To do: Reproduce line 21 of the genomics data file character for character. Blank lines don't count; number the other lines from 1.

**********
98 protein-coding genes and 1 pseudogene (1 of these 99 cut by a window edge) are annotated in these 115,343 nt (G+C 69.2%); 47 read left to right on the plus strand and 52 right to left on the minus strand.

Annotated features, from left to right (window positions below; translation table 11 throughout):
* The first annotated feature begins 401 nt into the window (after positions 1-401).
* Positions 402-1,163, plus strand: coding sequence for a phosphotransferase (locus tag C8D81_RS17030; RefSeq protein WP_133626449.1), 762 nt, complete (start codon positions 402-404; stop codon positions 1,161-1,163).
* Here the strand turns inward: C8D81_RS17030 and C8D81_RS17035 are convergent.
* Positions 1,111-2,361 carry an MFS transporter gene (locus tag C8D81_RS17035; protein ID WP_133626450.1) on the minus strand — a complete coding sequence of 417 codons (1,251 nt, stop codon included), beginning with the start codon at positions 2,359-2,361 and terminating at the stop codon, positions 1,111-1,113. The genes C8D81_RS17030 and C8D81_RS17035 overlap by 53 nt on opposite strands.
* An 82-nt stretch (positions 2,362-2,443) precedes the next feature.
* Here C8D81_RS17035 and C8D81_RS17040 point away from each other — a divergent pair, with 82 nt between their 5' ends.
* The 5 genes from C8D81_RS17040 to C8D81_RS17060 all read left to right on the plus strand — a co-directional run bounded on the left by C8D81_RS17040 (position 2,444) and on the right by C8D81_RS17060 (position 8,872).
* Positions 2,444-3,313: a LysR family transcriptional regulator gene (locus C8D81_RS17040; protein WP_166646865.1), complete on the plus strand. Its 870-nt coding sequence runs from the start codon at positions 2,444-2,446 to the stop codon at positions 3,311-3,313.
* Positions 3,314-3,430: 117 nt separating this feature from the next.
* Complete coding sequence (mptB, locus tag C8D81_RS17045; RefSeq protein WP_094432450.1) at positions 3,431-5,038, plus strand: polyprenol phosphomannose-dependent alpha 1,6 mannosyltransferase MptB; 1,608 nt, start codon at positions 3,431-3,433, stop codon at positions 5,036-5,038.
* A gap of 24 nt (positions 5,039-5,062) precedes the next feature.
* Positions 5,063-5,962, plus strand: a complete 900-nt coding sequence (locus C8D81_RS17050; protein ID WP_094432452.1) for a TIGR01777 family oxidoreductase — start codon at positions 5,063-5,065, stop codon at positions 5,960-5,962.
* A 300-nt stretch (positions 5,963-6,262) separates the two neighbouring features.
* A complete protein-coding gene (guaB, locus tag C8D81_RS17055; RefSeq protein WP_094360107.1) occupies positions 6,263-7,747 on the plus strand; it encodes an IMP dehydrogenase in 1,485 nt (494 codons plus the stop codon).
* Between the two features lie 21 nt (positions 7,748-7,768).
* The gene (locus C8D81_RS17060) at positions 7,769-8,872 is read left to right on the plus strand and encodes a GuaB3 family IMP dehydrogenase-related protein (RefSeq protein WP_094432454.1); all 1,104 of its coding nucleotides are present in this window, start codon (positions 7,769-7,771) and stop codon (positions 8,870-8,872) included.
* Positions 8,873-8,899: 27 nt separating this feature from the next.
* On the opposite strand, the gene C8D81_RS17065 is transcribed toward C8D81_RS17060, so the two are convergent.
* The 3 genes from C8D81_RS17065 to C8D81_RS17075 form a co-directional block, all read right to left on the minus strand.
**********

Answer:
* The 3 genes from C8D81_RS17065 to C8D81_RS17075 form a co-directional block, all read right to left on the minus strand.